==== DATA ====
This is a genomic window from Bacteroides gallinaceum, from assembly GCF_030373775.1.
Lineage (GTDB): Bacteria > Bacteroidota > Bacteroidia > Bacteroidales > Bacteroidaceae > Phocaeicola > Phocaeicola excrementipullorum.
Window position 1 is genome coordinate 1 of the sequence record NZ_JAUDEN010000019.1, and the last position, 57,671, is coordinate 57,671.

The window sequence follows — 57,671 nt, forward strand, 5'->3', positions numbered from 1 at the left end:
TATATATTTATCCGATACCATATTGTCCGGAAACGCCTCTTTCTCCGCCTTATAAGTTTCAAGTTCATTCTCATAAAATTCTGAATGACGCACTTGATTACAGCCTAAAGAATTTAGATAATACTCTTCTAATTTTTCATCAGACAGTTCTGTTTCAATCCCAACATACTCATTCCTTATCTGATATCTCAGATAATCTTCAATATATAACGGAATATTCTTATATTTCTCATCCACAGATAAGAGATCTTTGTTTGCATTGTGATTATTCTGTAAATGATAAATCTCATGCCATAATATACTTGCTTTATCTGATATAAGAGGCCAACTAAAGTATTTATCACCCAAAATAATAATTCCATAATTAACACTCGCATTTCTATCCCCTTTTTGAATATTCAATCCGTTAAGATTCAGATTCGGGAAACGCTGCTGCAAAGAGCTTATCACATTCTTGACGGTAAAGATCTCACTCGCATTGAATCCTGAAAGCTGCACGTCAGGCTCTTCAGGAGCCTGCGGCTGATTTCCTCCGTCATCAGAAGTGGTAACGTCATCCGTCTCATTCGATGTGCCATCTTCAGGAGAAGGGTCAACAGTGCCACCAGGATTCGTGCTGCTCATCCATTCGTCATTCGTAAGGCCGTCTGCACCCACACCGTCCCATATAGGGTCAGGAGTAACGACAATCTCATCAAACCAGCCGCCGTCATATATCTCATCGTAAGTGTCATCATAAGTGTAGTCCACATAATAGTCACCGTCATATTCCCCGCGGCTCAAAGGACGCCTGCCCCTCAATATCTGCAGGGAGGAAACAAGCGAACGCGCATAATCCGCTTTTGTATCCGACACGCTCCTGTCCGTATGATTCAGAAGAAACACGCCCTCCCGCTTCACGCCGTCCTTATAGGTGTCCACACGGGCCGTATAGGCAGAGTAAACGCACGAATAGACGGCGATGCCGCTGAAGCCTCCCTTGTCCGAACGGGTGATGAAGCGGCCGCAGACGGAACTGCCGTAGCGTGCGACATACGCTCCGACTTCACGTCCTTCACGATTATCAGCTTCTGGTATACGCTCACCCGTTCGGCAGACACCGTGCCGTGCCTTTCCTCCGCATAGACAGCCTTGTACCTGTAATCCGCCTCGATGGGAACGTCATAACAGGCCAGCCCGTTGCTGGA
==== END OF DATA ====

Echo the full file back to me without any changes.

This is a genomic window from Bacteroides gallinaceum, from assembly GCF_030373775.1.
Lineage (GTDB): Bacteria > Bacteroidota > Bacteroidia > Bacteroidales > Bacteroidaceae > Phocaeicola > Phocaeicola excrementipullorum.
Window position 1 is genome coordinate 1 of the sequence record NZ_JAUDEN010000019.1, and the last position, 57,671, is coordinate 57,671.

The window sequence follows — 57,671 nt, forward strand, 5'->3', positions numbered from 1 at the left end:
TATATATTTATCCGATACCATATTGTCCGGAAACGCCTCTTTCTCCGCCTTATAAGTTTCAAGTTCATTCTCATAAAATTCTGAATGACGCACTTGATTACAGCCTAAAGAATTTAGATAATACTCTTCTAATTTTTCATCAGACAGTTCTGTTTCAATCCCAACATACTCATTCCTTATCTGATATCTCAGATAATCTTCAATATATAACGGAATATTCTTATATTTCTCATCCACAGATAAGAGATCTTTGTTTGCATTGTGATTATTCTGTAAATGATAAATCTCATGCCATAATATACTTGCTTTATCTGATATAAGAGGCCAACTAAAGTATTTATCACCCAAAATAATAATTCCATAATTAACACTCGCATTTCTATCCCCTTTTTGAATATTCAATCCGTTAAGATTCAGATTCGGGAAACGCTGCTGCAAAGAGCTTATCACATTCTTGACGGTAAAGATCTCACTCGCATTGAATCCTGAAAGCTGCACGTCAGGCTCTTCAGGAGCCTGCGGCTGATTTCCTCCGTCATCAGAAGTGGTAACGTCATCCGTCTCATTCGATGTGCCATCTTCAGGAGAAGGGTCAACAGTGCCACCAGGATTCGTGCTGCTCATCCATTCGTCATTCGTAAGGCCGTCTGCACCCACACCGTCCCATATAGGGTCAGGAGTAACGACAATCTCATCAAACCAGCCGCCGTCATATATCTCATCGTAAGTGTCATCATAAGTGTAGTCCACATAATAGTCACCGTCATATTCCCCGCGGCTCAAAGGACGCCTGCCCCTCAATATCTGCAGGGAGGAAACAAGCGAACGCGCATAATCCGCTTTTGTATCCGACACGCTCCTGTCCGTATGATTCAGAAGAAACACGCCCTCCCGCTTCACGCCGTCCTTATAGGTGTCCACACGGGCCGTATAGGCAGAGTAAACGCACGAATAGACGGCGATGCCGCTGAAGCCTCCCTTGTCCGAACGGGTGATGAAGCGGCCGCAGACGGAACTGCCGTAGCGTGCGACATACGCTCCGACTTCACGTCCTTCACGATTATCAGCTTCTGGTATACGCTCACCCGTTCGGCAGACACCGTGCCGTGCCTTTCCTCCGCATAGACAGCCTTGTACCTGTAATCCGCCTCGATGGGAACGTCATAACAGGCCAGCCCGTTGCTGGA